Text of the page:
Wildlife needs cover in the form of meadows, mature trees, brush, stone piles, thickets, caves, burrows, dead trees, evergreen trees, and in the very least bird or bat houses. Consider incorporating these ideas into the garden landscape. A dry-laid stone wall, for example, offers plenty of caverns and caves for rodents, insects, and small mammals to use. A wildflower meadow is a perfect place for small mammals, ground-nesting birds, insects, and the like to live. Large trees, evergreen or deciduous can be chosen for their aesthetic AND wildlife harboring qualities. Even thickets can be attractive and/or useful. Consider using the strikingly branched Cornus sericea, red-twigged dogwood, as a thicket. A large collection of Rubus occidentalis, black raspberry, will offer up a stunning scene in winter with its opalescent blue stems. It will provide berries for you and everyone else in summer. Have an existing snag in the backyard? Make it a wild garden feature. Plant it with native Clematis virginiana, Virgin’s bower. Don’t, however, bring in dead or dying trees from elsewhere. They can harbor dangerous insects or diseases that can spread to the outlying forests. If you need to put in something artificial, consider bird houses or bat boxes.
Everyone needs a place to raise his or her young, especially the wildlife. Conditions include: meadows, mature trees, wetlands, caves, host plants for caterpillars, snags, thickets, ponds, wetlands, and burrows. Caterpillars in particular need very specific conditions in which to thrive. The zebra swallowtail larvae, for example, prefers Asimina triloba or Paw Paw, a zone five fruit bearing tree native to North America. The Red and White Admirals like to eat black birches, black oaks, and wild cherries. The Acmon Blue eats milk vetch, lupines, and buckwheat. Click here for a link to a complete list of “Common Butterflies and the Plants their Caterpillars Eat.”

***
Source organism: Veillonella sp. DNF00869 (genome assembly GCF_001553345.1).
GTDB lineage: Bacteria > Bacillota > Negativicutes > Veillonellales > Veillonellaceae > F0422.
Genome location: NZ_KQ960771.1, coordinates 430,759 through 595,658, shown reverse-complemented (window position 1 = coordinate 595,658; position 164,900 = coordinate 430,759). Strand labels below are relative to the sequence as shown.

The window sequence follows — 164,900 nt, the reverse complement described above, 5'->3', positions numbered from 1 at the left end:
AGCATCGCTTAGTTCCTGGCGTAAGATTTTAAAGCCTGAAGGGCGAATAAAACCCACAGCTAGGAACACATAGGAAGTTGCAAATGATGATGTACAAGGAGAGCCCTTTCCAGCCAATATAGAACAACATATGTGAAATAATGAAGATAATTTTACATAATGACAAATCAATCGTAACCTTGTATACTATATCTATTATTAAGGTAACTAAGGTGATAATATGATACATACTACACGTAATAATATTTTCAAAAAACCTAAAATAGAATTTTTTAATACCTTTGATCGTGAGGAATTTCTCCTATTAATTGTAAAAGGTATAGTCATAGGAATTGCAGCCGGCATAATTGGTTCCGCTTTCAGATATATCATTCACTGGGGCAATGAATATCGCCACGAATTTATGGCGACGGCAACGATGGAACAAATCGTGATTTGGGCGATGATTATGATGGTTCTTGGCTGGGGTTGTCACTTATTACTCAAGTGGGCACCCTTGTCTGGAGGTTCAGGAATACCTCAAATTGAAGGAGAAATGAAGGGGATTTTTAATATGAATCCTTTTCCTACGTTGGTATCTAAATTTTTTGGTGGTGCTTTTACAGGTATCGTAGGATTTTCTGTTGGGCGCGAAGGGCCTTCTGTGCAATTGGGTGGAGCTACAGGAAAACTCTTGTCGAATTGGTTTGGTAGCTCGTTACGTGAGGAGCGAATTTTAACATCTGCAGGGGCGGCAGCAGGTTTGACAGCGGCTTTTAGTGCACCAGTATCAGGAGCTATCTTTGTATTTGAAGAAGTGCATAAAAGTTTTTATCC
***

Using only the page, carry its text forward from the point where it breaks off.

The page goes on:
How one proceeds to care for his or her landscape is as important as its initial composition of course. Ecologically sustainable practice is integral to the health of the backyard habitat and the ecosystem as a whole. It can include composting, abstaining from pesticides, the removal of invasive species, the use of native species, dealing with rainwater, reusing water, reducing lawn areas and mowing, proper fertilizer use, controlling erosion, protecting waterways and wetlands, using drip irrigation, and practicing Integrated Pest Management (IPM). Planting a butterfly garden is no good, for example, if you then douse the plants with insecticide. Living with wildlife in your garden requires an adjustment to one’s understanding of “perfection.” As Joni Mitchell once sang, “Give me spots on my apples, but leave me the birds and the bees.” Please.
For help with planning your backyard habitat, you might consider hiring a professional to walk you through the process of developing a Master Plan, conservation plan, exotic species removal plan, or even a native planting list. Many features of your particular site will impact the design, from soil type and quality to topography, geographic region, and neighboring land uses. No matter what you do, make sure to do a proper site evaluation before beginning the process of design.
Here are a few helpful links to get you started. Please feel free to comment, ask questions, and sign for the RSS feed (above left) or go to the Andromeda Facebook page and "like" us if you are interested in reading similar articles about gardening, homesteading, nature, and plants. Good luck with your own backyard habitat.
The photo, by the way, is of my own mother's backyard habitat. She, too is a garden designer named Liz Bowman (The Compleat Gardener) out of Lambertville, New Jersey. The link to the Goat Patrol, is listed below. It is owned and operated by my sister, Alix Bowman out of Durham, North Carolina.
Nature Conservancy of Vermont native plant list
National Wildlife Federation Backyard Habitat Certification program
Vermont rain garden manual
What butterflies eat
Exotic and invasive species list
Landowner's Guide to Invasive Terrestial Plant Management
Invasive Plant slide show
Voluntary Code of Conduct
Native plant species list
Native ground covers
Vermont nurseries that sell native plants
Native trees and shrubs that provide habitat for birds
Wetland plant lists and nursery
Windham County Conservation and Basin 11 Watershed
Vermont Fish and Wildlife invasive species list
Invasive Plant Atlas of New England